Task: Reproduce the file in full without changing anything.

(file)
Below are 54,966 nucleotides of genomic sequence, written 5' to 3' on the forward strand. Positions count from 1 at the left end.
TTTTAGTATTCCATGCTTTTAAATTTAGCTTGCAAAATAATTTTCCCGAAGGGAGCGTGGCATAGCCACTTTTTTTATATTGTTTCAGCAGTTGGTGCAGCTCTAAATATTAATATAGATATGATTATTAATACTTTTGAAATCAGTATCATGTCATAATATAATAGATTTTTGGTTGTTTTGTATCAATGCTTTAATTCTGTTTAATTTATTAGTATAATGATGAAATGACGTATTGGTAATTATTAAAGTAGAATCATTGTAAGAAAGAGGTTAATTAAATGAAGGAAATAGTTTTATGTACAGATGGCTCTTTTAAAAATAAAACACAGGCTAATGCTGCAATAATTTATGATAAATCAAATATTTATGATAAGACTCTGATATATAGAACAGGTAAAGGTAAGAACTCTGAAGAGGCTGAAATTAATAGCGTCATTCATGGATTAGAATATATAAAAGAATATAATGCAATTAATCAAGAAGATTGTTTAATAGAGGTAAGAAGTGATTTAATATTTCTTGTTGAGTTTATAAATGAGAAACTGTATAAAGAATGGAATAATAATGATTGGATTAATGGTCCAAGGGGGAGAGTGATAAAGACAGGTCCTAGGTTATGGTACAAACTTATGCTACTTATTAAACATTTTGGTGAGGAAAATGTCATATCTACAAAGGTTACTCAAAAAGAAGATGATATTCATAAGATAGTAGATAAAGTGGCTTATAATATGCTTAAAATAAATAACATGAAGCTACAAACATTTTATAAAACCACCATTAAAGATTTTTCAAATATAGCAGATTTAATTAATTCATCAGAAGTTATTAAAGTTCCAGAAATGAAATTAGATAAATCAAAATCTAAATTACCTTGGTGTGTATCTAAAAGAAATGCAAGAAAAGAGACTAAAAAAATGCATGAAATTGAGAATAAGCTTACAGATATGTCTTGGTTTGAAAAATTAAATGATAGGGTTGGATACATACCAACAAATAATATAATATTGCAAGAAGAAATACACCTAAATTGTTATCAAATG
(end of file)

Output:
Below are 54,966 nucleotides of genomic sequence, written 5' to 3' on the forward strand. Positions count from 1 at the left end.
TTTTAGTATTCCATGCTTTTAAATTTAGCTTGCAAAATAATTTTCCCGAAGGGAGCGTGGCATAGCCACTTTTTTTATATTGTTTCAGCAGTTGGTGCAGCTCTAAATATTAATATAGATATGATTATTAATACTTTTGAAATCAGTATCATGTCATAATATAATAGATTTTTGGTTGTTTTGTATCAATGCTTTAATTCTGTTTAATTTATTAGTATAATGATGAAATGACGTATTGGTAATTATTAAAGTAGAATCATTGTAAGAAAGAGGTTAATTAAATGAAGGAAATAGTTTTATGTACAGATGGCTCTTTTAAAAATAAAACACAGGCTAATGCTGCAATAATTTATGATAAATCAAATATTTATGATAAGACTCTGATATATAGAACAGGTAAAGGTAAGAACTCTGAAGAGGCTGAAATTAATAGCGTCATTCATGGATTAGAATATATAAAAGAATATAATGCAATTAATCAAGAAGATTGTTTAATAGAGGTAAGAAGTGATTTAATATTTCTTGTTGAGTTTATAAATGAGAAACTGTATAAAGAATGGAATAATAATGATTGGATTAATGGTCCAAGGGGGAGAGTGATAAAGACAGGTCCTAGGTTATGGTACAAACTTATGCTACTTATTAAACATTTTGGTGAGGAAAATGTCATATCTACAAAGGTTACTCAAAAAGAAGATGATATTCATAAGATAGTAGATAAAGTGGCTTATAATATGCTTAAAATAAATAACATGAAGCTACAAACATTTTATAAAACCACCATTAAAGATTTTTCAAATATAGCAGATTTAATTAATTCATCAGAAGTTATTAAAGTTCCAGAAATGAAATTAGATAAATCAAAATCTAAATTACCTTGGTGTGTATCTAAAAGAAATGCAAGAAAAGAGACTAAAAAAATGCATGAAATTGAGAATAAGCTTACAGATATGTCTTGGTTTGAAAAATTAAATGATAGGGTTGGATACATACCAACAAATAATATAATATTGCAAGAAGAAATACACCTAAATTGTTATCAAATG